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Journal of Chemistry
Volume 2016, Article ID 6874234, 9 pages
http://dx.doi.org/10.1155/2016/6874234
Research Article

Sedimentary Organic Matter and Phosphate along the Kapuas River (West Kalimantan, Indonesia)

1Department of Marine Sciences, Ocean College, Zhejiang University, Hangzhou, China
2Department of Oceanography, National Sun Yat-Sen University, Kaohsiung, Taiwan
3Soil Science Department, Universitas Tanjungpura, Pontianak, Indonesia
4Department of Marine Science, Republic of China Naval Academy, Kaohsiung, Taiwan
5Department of Atmospheric Sciences and Graduate Institute of Atmospheric Physics, National Central University, Chungli, Taiwan
6Department of Marine Environment Engineering, College of Ocean Engineering, National Kaohsiung Marine University, Kaohsiung, Taiwan

Received 29 June 2016; Accepted 4 September 2016

Academic Editor: Stanislav Frančišković-Bilinski

Copyright © 2016 Pei Sun Loh et al. This is an open access article distributed under the Creative Commons Attribution License, which permits unrestricted use, distribution, and reproduction in any medium, provided the original work is properly cited.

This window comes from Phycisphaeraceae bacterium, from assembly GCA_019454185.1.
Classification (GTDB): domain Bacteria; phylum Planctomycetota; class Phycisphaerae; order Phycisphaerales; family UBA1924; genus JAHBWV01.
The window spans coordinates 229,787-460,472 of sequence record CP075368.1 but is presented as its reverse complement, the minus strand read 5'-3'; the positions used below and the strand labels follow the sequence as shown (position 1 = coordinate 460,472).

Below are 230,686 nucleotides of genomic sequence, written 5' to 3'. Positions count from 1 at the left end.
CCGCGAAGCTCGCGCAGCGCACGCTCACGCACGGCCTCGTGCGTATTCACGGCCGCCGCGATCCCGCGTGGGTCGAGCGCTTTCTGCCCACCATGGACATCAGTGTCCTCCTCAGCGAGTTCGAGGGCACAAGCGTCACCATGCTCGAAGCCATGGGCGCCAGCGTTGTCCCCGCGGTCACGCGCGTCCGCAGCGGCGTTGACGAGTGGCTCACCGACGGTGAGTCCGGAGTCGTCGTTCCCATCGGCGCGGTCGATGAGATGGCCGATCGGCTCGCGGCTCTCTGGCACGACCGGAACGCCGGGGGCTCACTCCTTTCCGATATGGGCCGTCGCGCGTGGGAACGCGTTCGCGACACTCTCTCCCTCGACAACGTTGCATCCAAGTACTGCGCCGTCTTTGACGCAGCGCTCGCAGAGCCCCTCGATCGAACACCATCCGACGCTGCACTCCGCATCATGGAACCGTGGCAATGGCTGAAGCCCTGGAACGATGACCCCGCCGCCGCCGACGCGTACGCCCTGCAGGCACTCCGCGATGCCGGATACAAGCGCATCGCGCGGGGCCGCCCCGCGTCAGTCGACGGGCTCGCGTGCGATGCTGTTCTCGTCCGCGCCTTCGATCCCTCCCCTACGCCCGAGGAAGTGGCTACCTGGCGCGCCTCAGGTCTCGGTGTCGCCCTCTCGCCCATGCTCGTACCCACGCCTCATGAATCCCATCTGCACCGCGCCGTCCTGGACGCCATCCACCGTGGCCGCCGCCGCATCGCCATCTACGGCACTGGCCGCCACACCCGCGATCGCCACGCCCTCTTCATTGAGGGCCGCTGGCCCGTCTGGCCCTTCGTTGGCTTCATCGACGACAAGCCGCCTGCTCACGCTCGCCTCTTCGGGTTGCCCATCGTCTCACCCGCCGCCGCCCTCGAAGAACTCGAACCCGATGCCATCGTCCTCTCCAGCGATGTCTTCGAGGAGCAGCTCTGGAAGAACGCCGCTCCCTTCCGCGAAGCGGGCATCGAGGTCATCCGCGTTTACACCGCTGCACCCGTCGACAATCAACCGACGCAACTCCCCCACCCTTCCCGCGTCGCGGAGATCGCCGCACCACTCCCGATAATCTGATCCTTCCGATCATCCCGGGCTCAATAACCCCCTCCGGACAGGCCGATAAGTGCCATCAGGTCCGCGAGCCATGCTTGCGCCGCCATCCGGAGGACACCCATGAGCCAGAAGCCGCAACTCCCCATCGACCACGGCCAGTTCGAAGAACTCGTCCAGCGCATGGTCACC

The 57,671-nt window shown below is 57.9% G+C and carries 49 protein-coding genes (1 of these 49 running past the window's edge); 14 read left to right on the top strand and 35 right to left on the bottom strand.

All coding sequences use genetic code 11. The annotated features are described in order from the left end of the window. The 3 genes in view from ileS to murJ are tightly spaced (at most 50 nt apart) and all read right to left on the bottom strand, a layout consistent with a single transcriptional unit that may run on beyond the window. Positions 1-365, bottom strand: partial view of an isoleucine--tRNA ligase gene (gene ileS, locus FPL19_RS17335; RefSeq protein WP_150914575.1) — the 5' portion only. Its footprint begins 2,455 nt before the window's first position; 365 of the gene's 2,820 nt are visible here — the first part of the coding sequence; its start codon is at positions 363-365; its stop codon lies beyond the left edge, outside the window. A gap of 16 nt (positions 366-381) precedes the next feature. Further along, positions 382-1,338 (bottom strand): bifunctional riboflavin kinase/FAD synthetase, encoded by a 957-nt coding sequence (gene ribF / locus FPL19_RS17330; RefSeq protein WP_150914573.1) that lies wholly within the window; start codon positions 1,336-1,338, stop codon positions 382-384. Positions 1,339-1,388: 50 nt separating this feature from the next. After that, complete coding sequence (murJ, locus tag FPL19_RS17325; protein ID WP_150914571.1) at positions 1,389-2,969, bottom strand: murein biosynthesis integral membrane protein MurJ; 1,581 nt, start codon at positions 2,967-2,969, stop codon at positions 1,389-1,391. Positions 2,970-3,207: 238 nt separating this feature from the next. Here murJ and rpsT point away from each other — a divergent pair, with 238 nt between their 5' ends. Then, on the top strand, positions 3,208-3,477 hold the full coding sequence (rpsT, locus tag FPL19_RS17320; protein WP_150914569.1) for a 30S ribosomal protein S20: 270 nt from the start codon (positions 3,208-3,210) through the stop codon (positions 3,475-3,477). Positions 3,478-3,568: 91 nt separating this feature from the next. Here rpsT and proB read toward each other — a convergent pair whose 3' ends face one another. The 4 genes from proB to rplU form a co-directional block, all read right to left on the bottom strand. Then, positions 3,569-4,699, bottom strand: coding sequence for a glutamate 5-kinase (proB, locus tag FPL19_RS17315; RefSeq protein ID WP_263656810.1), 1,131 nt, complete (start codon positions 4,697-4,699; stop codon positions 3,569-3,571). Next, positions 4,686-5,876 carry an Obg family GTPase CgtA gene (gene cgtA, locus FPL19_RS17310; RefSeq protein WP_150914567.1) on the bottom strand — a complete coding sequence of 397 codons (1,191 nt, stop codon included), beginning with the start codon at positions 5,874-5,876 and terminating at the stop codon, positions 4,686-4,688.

Abstract

This study assessed the sedimentary organic matter (OM) and phosphate along the world’s longest river on an island: the Kapuas River in West Kalimantan, Indonesia. The surface sediment was tested using the loss-on-ignition experiment to determine the % labile OM, % refractory OM, and % total OM and the Rp values (the ratio of refractory to total OM). The C/N ratios and the inorganic phosphate (IP), organic phosphate (OP), and total phosphate (TP) levels were also determined. The combination of high Rp values and low C/N ratios along the upper river indicated the possible presence of relatively degraded material; the low Rp values and high C/N ratios downstream were indicative of a fresher terrestrial signal. Sedimentary P levels were the highest along the densely populated areas downstream from the Kapuas River; the second highest along the midstream river, which is surrounded by oil palm plantations; and the lowest along the upper river, which is surrounded by forest. Higher levels of OM, IP, OP, and TP downstream along the Kapuas River indicated the presence of anthropogenic sources of OM and P.

1. Introduction